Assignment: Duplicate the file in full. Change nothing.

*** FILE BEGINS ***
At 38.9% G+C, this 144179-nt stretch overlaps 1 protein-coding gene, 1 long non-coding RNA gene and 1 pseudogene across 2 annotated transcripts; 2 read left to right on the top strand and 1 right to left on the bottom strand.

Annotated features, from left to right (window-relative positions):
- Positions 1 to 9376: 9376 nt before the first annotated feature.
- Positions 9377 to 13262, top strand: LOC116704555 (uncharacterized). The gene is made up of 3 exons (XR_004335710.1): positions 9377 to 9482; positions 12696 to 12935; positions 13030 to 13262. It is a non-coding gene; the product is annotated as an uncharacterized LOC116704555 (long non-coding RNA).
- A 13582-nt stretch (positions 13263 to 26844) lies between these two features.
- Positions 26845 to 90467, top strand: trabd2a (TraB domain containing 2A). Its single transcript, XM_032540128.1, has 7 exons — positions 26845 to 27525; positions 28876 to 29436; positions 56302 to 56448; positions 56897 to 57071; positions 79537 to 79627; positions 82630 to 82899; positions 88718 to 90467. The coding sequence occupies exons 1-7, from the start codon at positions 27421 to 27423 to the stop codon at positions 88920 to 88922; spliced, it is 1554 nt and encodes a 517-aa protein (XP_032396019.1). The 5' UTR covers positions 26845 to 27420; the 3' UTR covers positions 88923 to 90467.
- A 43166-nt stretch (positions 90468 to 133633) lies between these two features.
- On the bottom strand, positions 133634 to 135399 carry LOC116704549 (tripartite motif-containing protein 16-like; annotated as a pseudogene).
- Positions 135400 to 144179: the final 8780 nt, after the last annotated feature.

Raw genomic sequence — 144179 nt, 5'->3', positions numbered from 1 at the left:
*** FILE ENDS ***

At 38.9% G+C, this 144179-nt stretch overlaps 1 protein-coding gene, 1 long non-coding RNA gene and 1 pseudogene across 2 annotated transcripts; 2 read left to right on the top strand and 1 right to left on the bottom strand.

Annotated features, from left to right (window-relative positions):
- Positions 1 to 9376: 9376 nt before the first annotated feature.
- Positions 9377 to 13262, top strand: LOC116704555 (uncharacterized). The gene is made up of 3 exons (XR_004335710.1): positions 9377 to 9482; positions 12696 to 12935; positions 13030 to 13262. It is a non-coding gene; the product is annotated as an uncharacterized LOC116704555 (long non-coding RNA).
- A 13582-nt stretch (positions 13263 to 26844) lies between these two features.
- Positions 26845 to 90467, top strand: trabd2a (TraB domain containing 2A). Its single transcript, XM_032540128.1, has 7 exons — positions 26845 to 27525; positions 28876 to 29436; positions 56302 to 56448; positions 56897 to 57071; positions 79537 to 79627; positions 82630 to 82899; positions 88718 to 90467. The coding sequence occupies exons 1-7, from the start codon at positions 27421 to 27423 to the stop codon at positions 88920 to 88922; spliced, it is 1554 nt and encodes a 517-aa protein (XP_032396019.1). The 5' UTR covers positions 26845 to 27420; the 3' UTR covers positions 88923 to 90467.
- A 43166-nt stretch (positions 90468 to 133633) lies between these two features.
- On the bottom strand, positions 133634 to 135399 carry LOC116704549 (tripartite motif-containing protein 16-like; annotated as a pseudogene).
- Positions 135400 to 144179: the final 8780 nt, after the last annotated feature.

Raw genomic sequence — 144179 nt, 5'->3', positions numbered from 1 at the left: